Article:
The six principles compared to the principles of Kwanzaa

Kwanzaa is a tradition honoring African-American culture first celebrated in 1966. It is based on a synthesis of philosophies drawing from Afrocentrism, cooperative (or socialistic) economics, and black nationalism. The founder, Ron Karenga, described the principles as “the seven-fold path of blackness: think black, talk black, act black, create black, buy black, vote black, and live black.”

Bridge of Light is a new tradition honoring the full dignity and equality of all people. It is the fruit of ideas generated at the 2004 Gay Spirit Culture Summit in Garrison, New York; first promoted by writer Joe Perez; first celebrated in 2004. It is based on principles of integral philosophy and spiritual evolution, however it does not require adherence to any particular worldview or perspective.

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Creativity, freedom, integrity, self-reliance, harmony, love

The following descriptions are intended as a starting point for developing your own beliefs and ways of honoring the Six Principles of the Bridge of Light. They are intended as a source of inspiration for discussion, stories, ritual, essays, art, song, dance, education, and fun.

Principle 1. Creativity. Light a purple candle to honor Creativity. This principle affirms the vital life force of the universe and our connection to Eros. We especially honor queer artists, musicians, and all who create and protect beauty and life . . . children with their curiosity, enthusiasm, and abundant energy . . . and the creative principle within each of us. Affirmation: “we are creators.”

Principle 2. Freedom. Light a red candle to celebrate Freedom. This principle affirms our individual self-respect, collective power, and the pursuit of joyful self-expression in community. On this evening we honor freedom fighters, activists, pioneers, and heroes . . . and our own inner warrior or protector. Affirmation: “we are free.”

Principle 3. Integrity. Light a blue candle to affirm Integrity. This principle stresses the value of looking within to search for meaning and purpose in our lives and of recognizing our personal responsibilities and duties, honesty and accountability. Gay and lesbian parents, teachers, and mentors are especially honored this evening . . . as well as our own impulse toward authenticity and treating others as sacred, precious beings. Affirmation: “we strive for integrity.”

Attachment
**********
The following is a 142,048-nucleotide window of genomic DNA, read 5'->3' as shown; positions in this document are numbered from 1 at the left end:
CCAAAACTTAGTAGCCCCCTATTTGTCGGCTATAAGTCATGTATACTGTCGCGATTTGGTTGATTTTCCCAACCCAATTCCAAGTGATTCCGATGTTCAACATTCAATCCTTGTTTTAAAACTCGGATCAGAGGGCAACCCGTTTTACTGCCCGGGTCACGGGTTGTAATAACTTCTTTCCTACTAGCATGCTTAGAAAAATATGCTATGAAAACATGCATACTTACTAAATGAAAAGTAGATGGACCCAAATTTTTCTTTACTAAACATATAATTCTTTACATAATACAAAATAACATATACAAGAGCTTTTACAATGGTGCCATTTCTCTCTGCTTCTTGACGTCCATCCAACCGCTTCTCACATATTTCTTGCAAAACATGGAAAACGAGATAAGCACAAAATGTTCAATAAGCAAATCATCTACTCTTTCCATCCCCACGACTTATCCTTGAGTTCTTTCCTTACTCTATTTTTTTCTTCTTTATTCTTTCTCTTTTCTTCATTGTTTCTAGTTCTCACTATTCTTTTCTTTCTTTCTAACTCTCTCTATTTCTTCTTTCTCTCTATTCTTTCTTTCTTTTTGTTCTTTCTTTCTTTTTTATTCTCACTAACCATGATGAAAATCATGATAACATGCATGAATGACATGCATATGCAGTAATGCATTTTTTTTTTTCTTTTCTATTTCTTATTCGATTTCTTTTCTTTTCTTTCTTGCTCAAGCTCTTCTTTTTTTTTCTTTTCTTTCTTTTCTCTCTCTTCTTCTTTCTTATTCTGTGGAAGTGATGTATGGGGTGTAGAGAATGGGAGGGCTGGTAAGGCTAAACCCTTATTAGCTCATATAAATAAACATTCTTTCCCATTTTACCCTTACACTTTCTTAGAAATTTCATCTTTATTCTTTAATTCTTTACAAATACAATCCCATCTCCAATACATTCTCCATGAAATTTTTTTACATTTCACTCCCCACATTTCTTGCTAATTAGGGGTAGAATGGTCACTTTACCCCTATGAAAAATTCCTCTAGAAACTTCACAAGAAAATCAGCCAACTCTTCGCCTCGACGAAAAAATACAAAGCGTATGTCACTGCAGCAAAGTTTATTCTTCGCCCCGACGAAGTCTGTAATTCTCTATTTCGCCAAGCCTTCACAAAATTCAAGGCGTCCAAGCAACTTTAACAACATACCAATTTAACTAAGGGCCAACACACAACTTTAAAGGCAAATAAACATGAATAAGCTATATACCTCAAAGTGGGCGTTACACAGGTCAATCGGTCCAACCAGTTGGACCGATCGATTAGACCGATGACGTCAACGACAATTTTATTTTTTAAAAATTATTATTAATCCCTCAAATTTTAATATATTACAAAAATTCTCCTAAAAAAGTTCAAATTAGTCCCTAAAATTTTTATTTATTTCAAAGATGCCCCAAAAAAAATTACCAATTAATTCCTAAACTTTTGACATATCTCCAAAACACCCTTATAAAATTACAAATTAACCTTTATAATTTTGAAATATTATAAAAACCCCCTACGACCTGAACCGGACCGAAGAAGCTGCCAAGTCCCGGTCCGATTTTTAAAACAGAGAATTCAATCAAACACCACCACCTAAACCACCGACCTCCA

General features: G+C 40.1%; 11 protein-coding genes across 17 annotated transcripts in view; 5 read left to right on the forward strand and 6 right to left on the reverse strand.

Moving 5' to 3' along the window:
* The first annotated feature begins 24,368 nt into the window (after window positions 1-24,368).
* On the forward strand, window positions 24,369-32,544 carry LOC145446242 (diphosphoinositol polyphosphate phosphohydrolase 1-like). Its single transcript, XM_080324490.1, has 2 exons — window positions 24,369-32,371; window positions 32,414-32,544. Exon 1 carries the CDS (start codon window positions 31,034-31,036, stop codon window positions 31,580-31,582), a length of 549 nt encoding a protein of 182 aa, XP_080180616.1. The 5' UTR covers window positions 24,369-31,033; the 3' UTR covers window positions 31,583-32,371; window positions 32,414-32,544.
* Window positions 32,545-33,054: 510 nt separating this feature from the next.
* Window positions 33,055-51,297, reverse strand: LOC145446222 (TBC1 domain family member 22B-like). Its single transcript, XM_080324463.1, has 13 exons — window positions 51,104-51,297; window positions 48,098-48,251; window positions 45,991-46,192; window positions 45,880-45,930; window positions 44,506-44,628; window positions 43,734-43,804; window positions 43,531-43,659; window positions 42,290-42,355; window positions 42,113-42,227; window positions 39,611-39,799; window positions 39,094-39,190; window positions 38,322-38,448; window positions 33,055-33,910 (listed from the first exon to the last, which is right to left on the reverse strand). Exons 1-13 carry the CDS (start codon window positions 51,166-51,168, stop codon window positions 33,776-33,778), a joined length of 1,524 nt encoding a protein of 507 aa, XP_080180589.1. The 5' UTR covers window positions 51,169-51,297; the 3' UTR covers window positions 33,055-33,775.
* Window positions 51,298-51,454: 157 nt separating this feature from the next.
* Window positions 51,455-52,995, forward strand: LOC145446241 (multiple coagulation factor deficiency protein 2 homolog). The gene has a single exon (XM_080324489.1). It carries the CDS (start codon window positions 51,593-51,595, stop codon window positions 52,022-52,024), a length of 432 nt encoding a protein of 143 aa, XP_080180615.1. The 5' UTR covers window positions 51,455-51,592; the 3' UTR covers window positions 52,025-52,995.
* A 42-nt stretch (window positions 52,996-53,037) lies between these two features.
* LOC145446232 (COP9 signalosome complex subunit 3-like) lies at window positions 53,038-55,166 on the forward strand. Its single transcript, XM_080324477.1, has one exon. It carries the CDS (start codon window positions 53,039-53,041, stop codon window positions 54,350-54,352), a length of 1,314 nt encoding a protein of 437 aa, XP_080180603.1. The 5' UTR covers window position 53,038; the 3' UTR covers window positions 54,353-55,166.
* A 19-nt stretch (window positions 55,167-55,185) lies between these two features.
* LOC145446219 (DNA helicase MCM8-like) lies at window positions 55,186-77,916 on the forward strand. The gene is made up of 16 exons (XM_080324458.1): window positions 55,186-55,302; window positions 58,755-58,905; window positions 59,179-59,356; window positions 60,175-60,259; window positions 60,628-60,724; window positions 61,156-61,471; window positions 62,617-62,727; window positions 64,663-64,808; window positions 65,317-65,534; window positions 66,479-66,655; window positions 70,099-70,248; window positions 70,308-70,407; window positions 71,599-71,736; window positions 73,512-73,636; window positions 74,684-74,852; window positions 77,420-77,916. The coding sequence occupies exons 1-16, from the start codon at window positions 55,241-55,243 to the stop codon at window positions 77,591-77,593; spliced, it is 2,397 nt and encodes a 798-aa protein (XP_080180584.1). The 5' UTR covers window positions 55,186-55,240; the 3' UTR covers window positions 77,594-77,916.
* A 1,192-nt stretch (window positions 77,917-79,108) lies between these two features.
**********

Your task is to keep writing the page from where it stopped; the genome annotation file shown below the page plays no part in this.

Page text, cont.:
Principle 4. Self-Reliance. Light an orange candle to celebrate Self-Reliance. The principle of Self-Reliance reminds us of our need to define our success in terms of bringing our individual interests into alignment with the common welfare. We especially honor our scientists, inventors, analysts, thinkers, researchers, and business people . . . and every person’s drive to self-determination and contribution to the spirit of innovation. Affirmation: “we are self-reliant.”

Principle 5. Harmony. Light a green candle to embrace the impulse to harmony and integration as it is expressed in the best and highest insights of every culture, time, and place. This principle focuses on cultivating sensitivity (especially to people who are different from ourselves), acceptance, gratitude, and living in harmony with all beings. We honor the Earth and all who work on behalf of a clean, safe, and healthy ecosystem. We also recognize peacemakers. Affirmation: “we strive for harmony.”

Principle 6. Love. Light a yellow candle in recognition of love and lovingkindness in all its forms. This principle honors each person’s ability to give gifts of blessing, passion, and to be connected to their feelings, other people, and to Spirit. We honor all people alike with unconditional love and compassion . . . and we share our stories of the hope, wisdom, and faith that supports our commitment to selflessness in the face of all obstacles. Affirmation: “we are love.”

Bridge of Light: Dec. 31, 2006











By Joe Perez

At this time of year, major religions from throughout the world celebrate holidays designed to signal the warmth of family and community amid the winter gloom. These celebrations often use the symbol of Light to represent hope, unity, and spirituality. Other seasonal holidays mark the arrival of the new year and provide an opportunity for introspection and setting visions for the year ahead.

Until recently there have only been two sorts of winter holidays: on the one hand, traditional religious ceremonies grounded in one particular faith; on the other hand, secular traditions devoid of any recognition of common spiritual bonds capable of uniting people in a higher purpose. However, three years ago a new twist emerged: Bridge of Light (BOL), a new winter celebration intended to stress the shared threads that unite people of all faiths and philosophies.

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